Purpose of trial
The trial is comparing:
- the safety of the 2 versions of rituximab
- how effective they are at treating follicular lymphoma
- how they affect your immune system.
A biosimilar is a medicine developed to be highly similar to an existing medicine. Biosimilars are tested to make sure they have the same quality, safety and efficacy (how well they work) as the original medicine. Biosimiliars may be cheaper than the original drug. The money saved could then be used by the NHS for other purposes.
SAIT101 is a biosimilar of rituximab. Rituximab is widely used for the treatment of many types of non-Hodgkin lymphoma.
Participants are randomised to receive SAIT101 (biosimilar rituximab) or MabThera® (original rituximab). You can’t choose which treatment you have and neither can your doctor. The trial is ‘double blind’, which means you are not told which treatment you have and neither is your doctor.
Both medicines are given by intravenous infusion (through a drip into a vein) once a week for 4 weeks. You have regular follow-up appointments as part of the study for 1 year after starting treatment.
Who can enter
Your consultant can give you advice on whether this trial might be suitable for you.
Around 308 people are needed for this trial.
You may be able to enter if:
- You have follicular lymphoma with a low tumour burden (the amount of lymphoma in your body is low).
- Your lymphoma is stage 2 to 4A and grade 1, 2 or 3a.
- You do not have B symptoms (night sweats, fevers, weight loss).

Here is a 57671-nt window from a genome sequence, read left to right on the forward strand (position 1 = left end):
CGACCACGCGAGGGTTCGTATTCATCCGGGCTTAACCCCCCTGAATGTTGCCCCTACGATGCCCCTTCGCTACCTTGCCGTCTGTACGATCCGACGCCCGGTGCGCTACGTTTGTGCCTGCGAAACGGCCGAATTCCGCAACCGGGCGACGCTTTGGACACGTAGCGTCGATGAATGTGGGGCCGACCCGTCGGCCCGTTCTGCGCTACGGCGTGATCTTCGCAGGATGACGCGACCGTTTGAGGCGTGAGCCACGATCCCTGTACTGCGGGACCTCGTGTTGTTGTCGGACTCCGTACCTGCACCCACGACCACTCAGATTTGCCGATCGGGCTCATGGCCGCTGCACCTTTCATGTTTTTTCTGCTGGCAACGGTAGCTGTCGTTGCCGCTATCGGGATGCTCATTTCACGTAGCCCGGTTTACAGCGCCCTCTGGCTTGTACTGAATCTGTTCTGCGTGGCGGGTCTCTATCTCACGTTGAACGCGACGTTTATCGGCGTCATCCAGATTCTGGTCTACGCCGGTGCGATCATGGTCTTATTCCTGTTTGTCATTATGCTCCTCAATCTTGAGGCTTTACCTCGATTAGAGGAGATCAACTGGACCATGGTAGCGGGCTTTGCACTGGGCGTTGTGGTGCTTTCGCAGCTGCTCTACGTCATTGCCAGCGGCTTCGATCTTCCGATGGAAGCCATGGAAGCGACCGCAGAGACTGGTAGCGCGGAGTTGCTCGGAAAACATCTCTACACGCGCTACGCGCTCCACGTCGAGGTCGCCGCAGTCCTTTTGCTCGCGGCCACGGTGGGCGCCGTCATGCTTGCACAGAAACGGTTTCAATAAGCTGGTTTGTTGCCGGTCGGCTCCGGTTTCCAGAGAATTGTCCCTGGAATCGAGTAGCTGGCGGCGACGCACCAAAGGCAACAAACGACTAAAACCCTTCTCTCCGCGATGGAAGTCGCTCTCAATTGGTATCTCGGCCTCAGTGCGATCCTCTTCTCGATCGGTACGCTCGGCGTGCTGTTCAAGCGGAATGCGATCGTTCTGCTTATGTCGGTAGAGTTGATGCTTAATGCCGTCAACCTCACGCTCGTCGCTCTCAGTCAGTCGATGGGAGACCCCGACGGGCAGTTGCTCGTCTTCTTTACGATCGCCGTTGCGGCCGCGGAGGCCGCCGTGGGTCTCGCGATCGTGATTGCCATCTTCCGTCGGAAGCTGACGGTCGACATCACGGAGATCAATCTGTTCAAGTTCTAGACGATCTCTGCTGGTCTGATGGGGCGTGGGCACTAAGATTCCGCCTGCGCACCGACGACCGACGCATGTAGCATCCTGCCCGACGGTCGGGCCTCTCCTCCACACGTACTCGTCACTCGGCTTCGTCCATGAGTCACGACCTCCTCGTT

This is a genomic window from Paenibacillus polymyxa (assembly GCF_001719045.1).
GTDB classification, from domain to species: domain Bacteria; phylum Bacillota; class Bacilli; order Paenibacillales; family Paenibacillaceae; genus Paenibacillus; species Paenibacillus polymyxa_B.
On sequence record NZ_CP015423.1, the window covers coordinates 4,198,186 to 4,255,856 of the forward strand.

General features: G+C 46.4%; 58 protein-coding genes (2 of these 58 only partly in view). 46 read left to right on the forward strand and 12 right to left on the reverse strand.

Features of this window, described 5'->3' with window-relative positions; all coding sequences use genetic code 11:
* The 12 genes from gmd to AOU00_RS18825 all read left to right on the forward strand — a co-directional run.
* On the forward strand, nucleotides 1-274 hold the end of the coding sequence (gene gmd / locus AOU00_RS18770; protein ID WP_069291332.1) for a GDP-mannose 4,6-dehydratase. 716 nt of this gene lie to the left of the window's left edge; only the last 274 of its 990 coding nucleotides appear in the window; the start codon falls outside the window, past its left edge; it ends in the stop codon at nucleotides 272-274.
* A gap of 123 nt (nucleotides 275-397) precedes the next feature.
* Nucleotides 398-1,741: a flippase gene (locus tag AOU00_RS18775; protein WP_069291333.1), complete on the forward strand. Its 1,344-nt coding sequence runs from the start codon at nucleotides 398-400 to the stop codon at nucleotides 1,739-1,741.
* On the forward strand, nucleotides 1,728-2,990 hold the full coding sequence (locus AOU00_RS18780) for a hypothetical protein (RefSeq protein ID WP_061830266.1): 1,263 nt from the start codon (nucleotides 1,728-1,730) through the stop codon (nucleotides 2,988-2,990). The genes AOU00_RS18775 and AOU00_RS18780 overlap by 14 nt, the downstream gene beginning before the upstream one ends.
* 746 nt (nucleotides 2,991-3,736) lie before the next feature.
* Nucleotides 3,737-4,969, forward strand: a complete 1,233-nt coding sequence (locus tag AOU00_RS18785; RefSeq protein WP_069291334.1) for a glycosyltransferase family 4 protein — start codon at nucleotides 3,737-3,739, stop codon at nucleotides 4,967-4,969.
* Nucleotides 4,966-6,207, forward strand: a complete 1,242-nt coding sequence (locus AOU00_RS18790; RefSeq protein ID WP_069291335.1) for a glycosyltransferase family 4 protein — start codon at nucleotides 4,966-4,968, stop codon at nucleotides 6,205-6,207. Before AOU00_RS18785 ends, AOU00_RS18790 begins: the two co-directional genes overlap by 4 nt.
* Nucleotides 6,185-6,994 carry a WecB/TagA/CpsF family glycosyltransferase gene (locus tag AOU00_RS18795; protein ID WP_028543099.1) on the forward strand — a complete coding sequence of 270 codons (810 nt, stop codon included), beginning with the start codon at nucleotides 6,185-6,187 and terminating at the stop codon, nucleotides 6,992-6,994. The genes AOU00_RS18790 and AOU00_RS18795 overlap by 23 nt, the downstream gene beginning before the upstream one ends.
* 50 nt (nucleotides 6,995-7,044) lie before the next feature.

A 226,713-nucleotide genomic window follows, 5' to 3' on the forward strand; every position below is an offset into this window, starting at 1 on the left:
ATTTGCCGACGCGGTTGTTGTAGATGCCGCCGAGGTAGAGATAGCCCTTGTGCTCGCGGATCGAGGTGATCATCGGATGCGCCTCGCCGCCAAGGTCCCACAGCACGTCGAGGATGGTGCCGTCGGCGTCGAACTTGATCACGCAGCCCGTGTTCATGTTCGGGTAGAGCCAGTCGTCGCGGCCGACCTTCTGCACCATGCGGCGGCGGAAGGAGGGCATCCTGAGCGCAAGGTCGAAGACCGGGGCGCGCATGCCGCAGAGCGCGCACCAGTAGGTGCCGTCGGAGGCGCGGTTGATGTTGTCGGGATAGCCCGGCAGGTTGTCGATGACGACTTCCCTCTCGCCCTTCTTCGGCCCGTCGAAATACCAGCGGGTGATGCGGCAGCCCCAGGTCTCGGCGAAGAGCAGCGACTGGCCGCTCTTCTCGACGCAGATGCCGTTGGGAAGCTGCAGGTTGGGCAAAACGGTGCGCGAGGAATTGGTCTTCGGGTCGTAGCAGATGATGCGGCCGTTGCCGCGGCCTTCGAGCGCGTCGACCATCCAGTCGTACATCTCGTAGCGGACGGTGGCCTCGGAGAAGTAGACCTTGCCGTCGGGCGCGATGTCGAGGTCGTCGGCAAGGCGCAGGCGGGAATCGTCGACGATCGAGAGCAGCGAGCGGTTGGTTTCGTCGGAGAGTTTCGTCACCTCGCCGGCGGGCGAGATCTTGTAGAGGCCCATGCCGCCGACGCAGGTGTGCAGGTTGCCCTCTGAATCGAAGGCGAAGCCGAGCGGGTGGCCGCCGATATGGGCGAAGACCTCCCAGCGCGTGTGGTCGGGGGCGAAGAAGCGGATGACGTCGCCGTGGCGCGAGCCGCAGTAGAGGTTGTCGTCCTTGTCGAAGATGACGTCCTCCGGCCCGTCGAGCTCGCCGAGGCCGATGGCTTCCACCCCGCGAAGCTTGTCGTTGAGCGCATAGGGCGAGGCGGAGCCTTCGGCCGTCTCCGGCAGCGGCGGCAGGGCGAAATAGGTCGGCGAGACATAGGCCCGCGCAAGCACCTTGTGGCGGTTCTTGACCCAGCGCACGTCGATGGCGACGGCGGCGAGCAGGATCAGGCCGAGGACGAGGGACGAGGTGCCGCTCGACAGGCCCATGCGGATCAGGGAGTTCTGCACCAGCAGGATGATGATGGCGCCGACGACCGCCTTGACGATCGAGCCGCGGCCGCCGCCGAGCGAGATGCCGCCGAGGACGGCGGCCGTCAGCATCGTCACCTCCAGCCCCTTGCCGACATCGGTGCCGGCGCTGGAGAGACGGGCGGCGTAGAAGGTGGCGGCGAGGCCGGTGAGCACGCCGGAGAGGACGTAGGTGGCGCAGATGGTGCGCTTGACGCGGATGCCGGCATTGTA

- Your lymphoma is measurable by the tests used in the trial.
- Your blood and other health test results are satisfactory.
- You have not previously received treatment for your lymphoma unless it was radiotherapy for localised disease (lymphoma in 1 or few places).
- You are 18 or over.
You will not be able to enter if:
- You have received previous treatment with chemotherapy, rituximab or another antibody therapy.
- You have had radiotherapy in the last 28 days.
- You are likely to need another anti-cancer treatment while you are participating in the trial.
- You are being treated with steroids at a dose greater than 20 mg per day of prednisolone or an equivalent dose of another steroid.
- Your lymphoma has transformed (changed) into a high-grade (fast-growing) type of lymphoma.
- You have had another cancer in the last 5 years, except certain localised cancers.
- You have had major surgery in the last 28 days.
- You have HIV, hepatitis C or hepatitis B or another type of immunodeficiency (low immune system).
- You have a serious or persistent infection that makes you unsuitable for treatment that affects your immune system.
- You have tuberculosis.
- Your lymphoma is in your central nervous system (CNS; brain and spinal cord).
- You have significant heart problems, problems with your blood pressure or have had a stroke.
- You have any health problems that your doctor thinks might make it unsafe for you to have the trial treatment.
- You’ve had a bad reaction to a similar drug or any of the ingredients of the trial treatment in the past.
- You have been treated with another experimental treatment in the last 4 weeks.
- You have had a live vaccine in the last 6 weeks. Your doctor can advise you if this applies to any vaccines you have had.
- You are pregnant or breastfeeding or plan to become pregnant during treatment or within 1 year of receiving the trial treatment.
More information about this trial is available at clinicaltrials.gov.